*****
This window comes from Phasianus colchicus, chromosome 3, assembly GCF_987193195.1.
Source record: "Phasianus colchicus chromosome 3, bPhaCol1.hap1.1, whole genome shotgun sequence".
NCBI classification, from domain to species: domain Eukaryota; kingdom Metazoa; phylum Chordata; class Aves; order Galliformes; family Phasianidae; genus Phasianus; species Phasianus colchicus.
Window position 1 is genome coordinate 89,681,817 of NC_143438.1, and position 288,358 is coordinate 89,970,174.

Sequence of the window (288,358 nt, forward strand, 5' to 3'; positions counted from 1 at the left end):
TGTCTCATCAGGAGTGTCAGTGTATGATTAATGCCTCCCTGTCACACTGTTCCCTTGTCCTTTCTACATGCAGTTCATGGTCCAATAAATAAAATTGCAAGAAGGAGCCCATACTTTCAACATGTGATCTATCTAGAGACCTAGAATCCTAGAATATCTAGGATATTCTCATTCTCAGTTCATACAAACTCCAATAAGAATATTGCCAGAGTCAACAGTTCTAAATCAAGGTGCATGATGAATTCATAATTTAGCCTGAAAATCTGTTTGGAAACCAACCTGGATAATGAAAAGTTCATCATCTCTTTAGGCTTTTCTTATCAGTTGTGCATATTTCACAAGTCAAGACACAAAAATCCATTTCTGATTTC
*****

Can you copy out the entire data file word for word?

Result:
This window comes from Phasianus colchicus, chromosome 3, assembly GCF_987193195.1.
Source record: "Phasianus colchicus chromosome 3, bPhaCol1.hap1.1, whole genome shotgun sequence".
NCBI classification, from domain to species: domain Eukaryota; kingdom Metazoa; phylum Chordata; class Aves; order Galliformes; family Phasianidae; genus Phasianus; species Phasianus colchicus.
Window position 1 is genome coordinate 89,681,817 of NC_143438.1, and position 288,358 is coordinate 89,970,174.

Sequence of the window (288,358 nt, forward strand, 5' to 3'; positions counted from 1 at the left end):
TGTCTCATCAGGAGTGTCAGTGTATGATTAATGCCTCCCTGTCACACTGTTCCCTTGTCCTTTCTACATGCAGTTCATGGTCCAATAAATAAAATTGCAAGAAGGAGCCCATACTTTCAACATGTGATCTATCTAGAGACCTAGAATCCTAGAATATCTAGGATATTCTCATTCTCAGTTCATACAAACTCCAATAAGAATATTGCCAGAGTCAACAGTTCTAAATCAAGGTGCATGATGAATTCATAATTTAGCCTGAAAATCTGTTTGGAAACCAACCTGGATAATGAAAAGTTCATCATCTCTTTAGGCTTTTCTTATCAGTTGTGCATATTTCACAAGTCAAGACACAAAAATCCATTTCTGATTTC